“We looked at each other and started laughing like little school boys,” Davis recalled. “We took off running, and all of us football-piled under the tree.”
When they did, 17 soldiers landed on a mine that detonated, killing 14 of them.
Davis was in the hospital for 52 days. When he was released, he was sent back to the battlefield, with “the same unit, with the same squad, doing the exact same thing.”
After returning back to the front lines, Davis continued to see intense battle. In one instance, he saw a friend killed by a Viet Cong fighter who shot the Marine in the back.
In another instance, Davis was caught in the open with no cover as the Viet Cong opened fire on him with machine guns.
“All I could do was hit the ground,” he said. “I felt four tugs on my T-shirt. There were four bullet holes in my shirt. One bullet skinned the end of my nose. It didn’t feel like it would ever end. I jumped up and I screamed, ‘Jesus, thy son of David, have mercy on me,’ and the firing stopped. Just like that.”
After the firing stopped, Davis said another member of the troop yelled to the captain that the enemy was on the move. Davis said the captain looked at him and told the other troops to let them go.
“I guess since my life was spared, he spared theirs,” he said. “I can tell you story after story like that. Why I am alive, I don’t know.”
Davis was evacuated out of Vietnam on Nov. 2 after he was injured again, this time in a battle on Hill 310. The battle was an extremely hard one, Davis said, costing the lives of most of the men in the squad. More than 240 men tried to make it up the hill, but only 26 survived when the fighting was over, he said.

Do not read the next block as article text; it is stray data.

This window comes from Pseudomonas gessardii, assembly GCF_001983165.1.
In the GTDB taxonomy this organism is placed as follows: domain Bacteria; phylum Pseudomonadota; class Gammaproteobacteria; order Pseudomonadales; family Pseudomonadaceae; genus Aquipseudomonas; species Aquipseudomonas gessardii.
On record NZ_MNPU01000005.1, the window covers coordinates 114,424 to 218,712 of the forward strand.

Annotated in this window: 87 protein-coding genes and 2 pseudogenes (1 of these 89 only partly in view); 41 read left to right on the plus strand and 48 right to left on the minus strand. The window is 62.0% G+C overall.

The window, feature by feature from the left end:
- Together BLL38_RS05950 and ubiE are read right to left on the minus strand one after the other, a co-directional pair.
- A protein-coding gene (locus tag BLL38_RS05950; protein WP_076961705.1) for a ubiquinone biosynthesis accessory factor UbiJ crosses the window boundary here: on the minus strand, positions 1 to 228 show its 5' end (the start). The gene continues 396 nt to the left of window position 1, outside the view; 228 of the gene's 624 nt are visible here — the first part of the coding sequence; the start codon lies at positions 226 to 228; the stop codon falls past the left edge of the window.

During the fight, Davis was wounded and received shrapnel wounds to his hands. Because he was not able to use his hands to fire his gun, he was transported back to the United States.
He was taken first to Da Nang, then to Japan, then to Maryland and finally Virginia, where he was treated for almost three months.
After that, Davis was taken to a “mental ward” for additional treatment. He said this was the way soldiers were treated to reintroduce them back to society.
“We all had PTSD,” he said. “We didn’t know what it was, and no one understood it. That was their way of helping us cope.”
Davis was discharged from the Marines in May 1970, after which he returned home to Carter County, where he struggled to find a job. No one wanted to hire Vietnam veterans, Davis said.
Eventually, he found a job driving trucks. He enjoyed working as a truck driver for 20 years because it allowed him time to be alone.
Davis and his wife, Paulette, have been married 21 years, and the couple have three sons.
Davis enjoys attending the Fountain of Life Church and spending time at the Elizabethton Senior Citizen Center playing pool. He was officially diagnosed with PTSD in 2004 and has received treatments that help him handle the disorder.
“We have come a long way, but a lot of vets have suffered because of this,” he said.